The survey estimates that 1.9 million people in L.A. listened to Pandora between September and October 2011. The #2-ranked radio station, KIIS-FM, attracted 1.4 million listeners, according to the poll.

We already knew Pandora was more popular than local L.A. stations among 18-34s, thanks to ratings from Pandora and Edison (example report from RAIN here). The L.A. Times doesn't state which demo The Media Audit's poll focused on, just that the company spoke with "54,000 adults."

"The results dovetailed with Pandora's current efforts to launch advertising sales teams in local markets, including one this week in Los Angeles," writes The L.A. Times (here).The New York Times recently spotlighted Pandora's efforts to attract local advertisers. It wrote then that Pandora's "path to profitability" may be "through car dealerships and mattress shops" (RAIN coverage here).

The Media Audit's Phillip Beswick presented more research about Internet radio at RAIN Summit West 2012 earlier this month (RAIN coverage here).

Studies: Hispanics leading mobile usage growth, smartphone ownership, web radio listening

Tuesday, April 24, 2012 - 12:20pm

MobileHispanics are one of the leading demographics in terms of mobile usage, smartphone penetration and web radio listening, according to a new round of studies.

Nielsen found that Hispanics "outpace all other ethnic groups in mobile downloads of music and photos" and are "heavy phone users in general." The demo is 25% more likely to follow a brand online, Nielsen says, and is more likely to consume mobile multimedia.

Meanwhile, eMarketer found that around 43% of Hispanics own a smartphone in 2012 (compared to the overall rate of 36.6%). The company predicts nearly 63% will own a smartphone by 2016.

As we reported last week, The Media Audit found that more than 25% of Hispanics had listened to Internet radio in the past 7 days (RAIN coverage here). That outpaces the overall adult 18+ rate of under 20%.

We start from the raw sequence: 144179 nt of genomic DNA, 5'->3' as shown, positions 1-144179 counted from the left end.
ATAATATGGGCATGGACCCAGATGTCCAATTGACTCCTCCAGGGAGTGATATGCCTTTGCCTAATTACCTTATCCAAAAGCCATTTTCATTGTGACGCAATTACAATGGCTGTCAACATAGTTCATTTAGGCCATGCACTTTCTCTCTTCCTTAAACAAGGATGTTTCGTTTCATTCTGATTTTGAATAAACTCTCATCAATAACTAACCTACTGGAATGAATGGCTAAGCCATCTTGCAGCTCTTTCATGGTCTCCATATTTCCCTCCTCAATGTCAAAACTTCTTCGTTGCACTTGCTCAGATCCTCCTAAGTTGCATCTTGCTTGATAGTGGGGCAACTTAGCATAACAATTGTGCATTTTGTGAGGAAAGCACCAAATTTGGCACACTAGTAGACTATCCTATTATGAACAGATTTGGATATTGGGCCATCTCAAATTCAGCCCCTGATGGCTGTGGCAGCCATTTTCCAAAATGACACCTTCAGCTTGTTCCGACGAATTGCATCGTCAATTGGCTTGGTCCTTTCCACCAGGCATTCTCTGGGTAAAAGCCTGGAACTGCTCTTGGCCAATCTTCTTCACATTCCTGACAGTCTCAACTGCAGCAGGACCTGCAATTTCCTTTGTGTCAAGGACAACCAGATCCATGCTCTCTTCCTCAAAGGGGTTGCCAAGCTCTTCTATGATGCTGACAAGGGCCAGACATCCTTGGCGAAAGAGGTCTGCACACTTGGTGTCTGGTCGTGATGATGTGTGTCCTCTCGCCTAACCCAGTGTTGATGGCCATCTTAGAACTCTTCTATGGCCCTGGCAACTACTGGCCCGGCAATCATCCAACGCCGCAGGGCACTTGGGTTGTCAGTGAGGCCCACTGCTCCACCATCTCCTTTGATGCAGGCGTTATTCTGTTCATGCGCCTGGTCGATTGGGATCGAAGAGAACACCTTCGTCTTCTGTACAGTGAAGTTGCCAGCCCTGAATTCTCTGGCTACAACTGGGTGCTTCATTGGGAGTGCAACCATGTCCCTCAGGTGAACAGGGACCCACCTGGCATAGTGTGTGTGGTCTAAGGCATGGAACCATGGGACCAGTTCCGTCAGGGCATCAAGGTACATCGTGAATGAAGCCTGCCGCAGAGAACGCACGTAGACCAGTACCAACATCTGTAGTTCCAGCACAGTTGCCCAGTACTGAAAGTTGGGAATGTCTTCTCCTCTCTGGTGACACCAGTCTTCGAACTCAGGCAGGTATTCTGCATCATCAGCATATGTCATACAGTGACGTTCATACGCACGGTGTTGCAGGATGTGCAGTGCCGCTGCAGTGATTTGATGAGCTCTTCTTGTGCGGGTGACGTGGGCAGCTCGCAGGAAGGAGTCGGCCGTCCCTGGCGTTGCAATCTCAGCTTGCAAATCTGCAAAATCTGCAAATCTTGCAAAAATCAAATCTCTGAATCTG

Interestingly, The Media Audit also found that web radio is popular amongst cellphone-only consumers. And Nielsen found that Hispanics are less likely to have a home broadband connection than the average U.S. consumer (62% compared to 76%).

"If you’re building a mobile app or service -- especially a social or entertainment-focused service," writes TechCrunch, "you would be lucky to have a group that’s as engaged as this one is to tap into."

You can find more on Nielsen's research here and more from eMarketer here.

Research presented at RAIN Summit West shows Internet radio popular among fastest growing demos

Friday, April 20, 2012 - 11:15am

The Media Audit's research presented at RAIN Summit West 2012The Media Audit Executive Vice President Phillip Beswick presented "Fast Facts on Internet Radio" at RAIN Summit West 2012 earlier this week. The 10-minute presentation was packed with information, including the fact that around 20% of adults 18+ said they listened to Internet radio in the past week (based on 54,000 surveys). That figure jumps to nearly 40% when looking at just 18-34 year-olds, Beswick revealed.

Moreover, web radio is popular among two of the fastest growing demographics, said Beswick: cellphone-only consumers and Hispanics. Among both groups, around 25% said they listened to web radio in the past 7 days.

The Media Audit's study also found that Internet radio tends to be most popular in mid- to large-sized markets: Charleston, SC is #1 (with 29.3% of adults listening to web radio), then Atlanta, Salt Lake and Boston. Beswick showed that if Internet radio was a single cluster in New York or L.A., it would be the third largest cluster in either market (reaching around 1 in 5 adults). In both cases, the percentage of adults visiting radio station websites trailed web radio usage, explained Beswick.

The Media AuditNot surprisingly, The Media Audit found that Internet radio listeners tend to be in the higher income brackets with a college education. Though Beswick showed that adults spend "more time with radio than any other medium," he also found that web radio reaches around 10% of people who don't listen to AM/FM radio -- "and thus can add reach to a radio campaign." Additionally, web radio users tend to be heavy radio listeners and so Internet radio "can add frequency to a radio buy."

As mentioned earlier, Phillip packed  a lot of information into his 10 minute presentation at RAIN Summit West 2012. And as Tom Taylor of Radio-Info reports, he "was quickly handling out business cards afterwards, to folks who wanted a copy of his Powerpoint."

You can find out more about The Media Audit here. You can find Radio-Info's coverage of the presentation here.

We'll have more coverage of RAIN Summit West's presentations and panels in the days ahead and hope to soon offer video coverage of the event as well. Stay tuned!